In Moscow, in the Park of the December Uprising there is a bronze sculpture called “Cobblestone – the weapon of the proletariat”. Its creator is Russian and Soviet sculptor Ivan Dmitrievich Shadr, who worked at the junction of two eras.
This work is one of the best examples of realism of the Soviet period. The sculpture is a collective image of the representative of the proletariat, ready to fight with its oppressors. This is the figure of a worker who breaks out of a cobblestone pavement. He looks with hatred towards his enemy and is ready at any moment to launch into it with his cobblestone.
The sculptor created a figure not a soldier or a murderer, but a simple hard worker, an honest man who was desperate in the current situation and ready for anything to fight. This proletarian did not plan to fight against those in power, did not develop a strategy and tactics. He has no weapons, and he hardly knows how to use them. All that he can oppose to his enemies in the struggle for freedom is the usual cobblestone from the pavement.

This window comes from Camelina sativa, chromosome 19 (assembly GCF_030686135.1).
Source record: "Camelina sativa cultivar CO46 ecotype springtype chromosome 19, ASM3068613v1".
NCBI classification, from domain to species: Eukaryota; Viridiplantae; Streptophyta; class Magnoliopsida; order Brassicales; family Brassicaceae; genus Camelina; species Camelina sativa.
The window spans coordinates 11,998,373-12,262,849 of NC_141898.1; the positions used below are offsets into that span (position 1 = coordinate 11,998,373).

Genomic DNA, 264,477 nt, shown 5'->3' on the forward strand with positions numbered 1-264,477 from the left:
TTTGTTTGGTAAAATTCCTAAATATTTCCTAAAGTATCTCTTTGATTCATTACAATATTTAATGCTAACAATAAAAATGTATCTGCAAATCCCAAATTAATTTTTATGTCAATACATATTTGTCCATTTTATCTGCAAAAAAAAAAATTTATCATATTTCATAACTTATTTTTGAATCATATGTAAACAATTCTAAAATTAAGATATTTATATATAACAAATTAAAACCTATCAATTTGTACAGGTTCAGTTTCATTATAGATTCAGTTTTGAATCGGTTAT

His work Shadr fashioned with high precision, observing all the anatomical proportions. The sculptor worked on the work in accordance with the canons of classical sculpture – all art critics note this. In addition to anatomical accuracy, the same expression can be traced in the worker’s figure, which marks classical samples of antiquity such as “Diskobol” or “David”.
At the same time, classical sculpture is saturated with modern content – the hero of the revolutionary period, who is ready for everything for the sake of freedom and the overthrow of an unjust order. Interestingly, Shadr’s contemporaries did not favor his sculpture, accusing the author of artificiality and unnaturalness.